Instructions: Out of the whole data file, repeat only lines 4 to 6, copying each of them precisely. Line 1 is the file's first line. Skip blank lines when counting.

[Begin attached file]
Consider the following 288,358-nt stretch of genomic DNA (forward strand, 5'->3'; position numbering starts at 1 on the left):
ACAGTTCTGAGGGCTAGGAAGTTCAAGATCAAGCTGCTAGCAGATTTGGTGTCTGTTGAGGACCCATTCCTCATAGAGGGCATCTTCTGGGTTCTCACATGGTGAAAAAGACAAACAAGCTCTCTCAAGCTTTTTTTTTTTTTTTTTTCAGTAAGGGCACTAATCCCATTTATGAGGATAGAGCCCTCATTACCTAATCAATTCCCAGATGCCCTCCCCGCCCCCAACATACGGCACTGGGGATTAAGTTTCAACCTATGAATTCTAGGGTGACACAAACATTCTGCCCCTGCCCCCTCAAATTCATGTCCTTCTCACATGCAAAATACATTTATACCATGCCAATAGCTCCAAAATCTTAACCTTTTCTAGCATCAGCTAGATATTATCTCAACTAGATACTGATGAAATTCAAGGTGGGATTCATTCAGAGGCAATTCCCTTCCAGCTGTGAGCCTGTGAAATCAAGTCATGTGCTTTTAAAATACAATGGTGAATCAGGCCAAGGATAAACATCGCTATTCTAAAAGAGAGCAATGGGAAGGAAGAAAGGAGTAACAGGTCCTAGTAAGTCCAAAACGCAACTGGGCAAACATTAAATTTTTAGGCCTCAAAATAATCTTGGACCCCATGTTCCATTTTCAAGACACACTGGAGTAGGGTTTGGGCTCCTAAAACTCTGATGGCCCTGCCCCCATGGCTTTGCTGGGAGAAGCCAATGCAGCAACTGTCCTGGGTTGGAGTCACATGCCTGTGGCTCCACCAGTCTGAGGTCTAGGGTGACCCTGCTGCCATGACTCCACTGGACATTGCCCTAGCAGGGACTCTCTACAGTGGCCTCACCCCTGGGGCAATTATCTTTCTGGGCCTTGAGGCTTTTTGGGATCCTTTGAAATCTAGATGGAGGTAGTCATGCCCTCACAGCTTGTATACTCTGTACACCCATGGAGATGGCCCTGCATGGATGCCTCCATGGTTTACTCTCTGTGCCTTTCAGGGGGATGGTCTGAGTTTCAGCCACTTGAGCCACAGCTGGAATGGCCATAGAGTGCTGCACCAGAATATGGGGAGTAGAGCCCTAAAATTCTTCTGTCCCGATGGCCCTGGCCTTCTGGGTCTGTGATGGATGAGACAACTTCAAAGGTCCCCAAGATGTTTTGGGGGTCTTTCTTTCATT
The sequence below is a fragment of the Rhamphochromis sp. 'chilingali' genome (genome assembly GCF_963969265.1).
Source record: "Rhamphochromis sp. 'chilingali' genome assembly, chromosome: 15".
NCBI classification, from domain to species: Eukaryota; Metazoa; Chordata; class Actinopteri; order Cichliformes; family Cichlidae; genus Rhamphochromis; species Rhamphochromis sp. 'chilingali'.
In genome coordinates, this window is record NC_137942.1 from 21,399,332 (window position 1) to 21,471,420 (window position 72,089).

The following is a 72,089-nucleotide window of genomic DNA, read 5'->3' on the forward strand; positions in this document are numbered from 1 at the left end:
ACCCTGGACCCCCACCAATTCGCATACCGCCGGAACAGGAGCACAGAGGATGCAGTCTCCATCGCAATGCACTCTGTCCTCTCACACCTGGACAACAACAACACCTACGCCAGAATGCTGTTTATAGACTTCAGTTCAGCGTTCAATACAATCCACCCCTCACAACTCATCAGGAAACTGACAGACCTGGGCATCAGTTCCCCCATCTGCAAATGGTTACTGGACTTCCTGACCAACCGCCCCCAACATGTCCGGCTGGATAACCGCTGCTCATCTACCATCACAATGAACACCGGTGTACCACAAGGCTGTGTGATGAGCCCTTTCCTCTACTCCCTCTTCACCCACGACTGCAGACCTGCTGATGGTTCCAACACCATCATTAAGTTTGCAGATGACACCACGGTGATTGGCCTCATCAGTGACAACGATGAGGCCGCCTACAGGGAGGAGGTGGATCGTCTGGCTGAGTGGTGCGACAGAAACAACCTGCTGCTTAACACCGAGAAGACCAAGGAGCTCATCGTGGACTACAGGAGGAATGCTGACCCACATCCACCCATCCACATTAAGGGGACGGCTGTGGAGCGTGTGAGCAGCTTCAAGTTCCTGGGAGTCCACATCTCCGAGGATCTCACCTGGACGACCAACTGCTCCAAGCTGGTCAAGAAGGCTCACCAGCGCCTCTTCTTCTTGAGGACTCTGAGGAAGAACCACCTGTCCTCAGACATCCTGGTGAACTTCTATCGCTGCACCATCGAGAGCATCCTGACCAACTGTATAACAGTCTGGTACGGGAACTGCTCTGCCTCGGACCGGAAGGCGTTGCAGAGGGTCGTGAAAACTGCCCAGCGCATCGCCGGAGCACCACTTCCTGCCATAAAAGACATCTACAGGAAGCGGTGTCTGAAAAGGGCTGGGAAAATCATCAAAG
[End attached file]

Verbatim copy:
Source record: "Rhamphochromis sp. 'chilingali' genome assembly, chromosome: 15".
NCBI classification, from domain to species: Eukaryota; Metazoa; Chordata; class Actinopteri; order Cichliformes; family Cichlidae; genus Rhamphochromis; species Rhamphochromis sp. 'chilingali'.
In genome coordinates, this window is record NC_137942.1 from 21,399,332 (window position 1) to 21,471,420 (window position 72,089).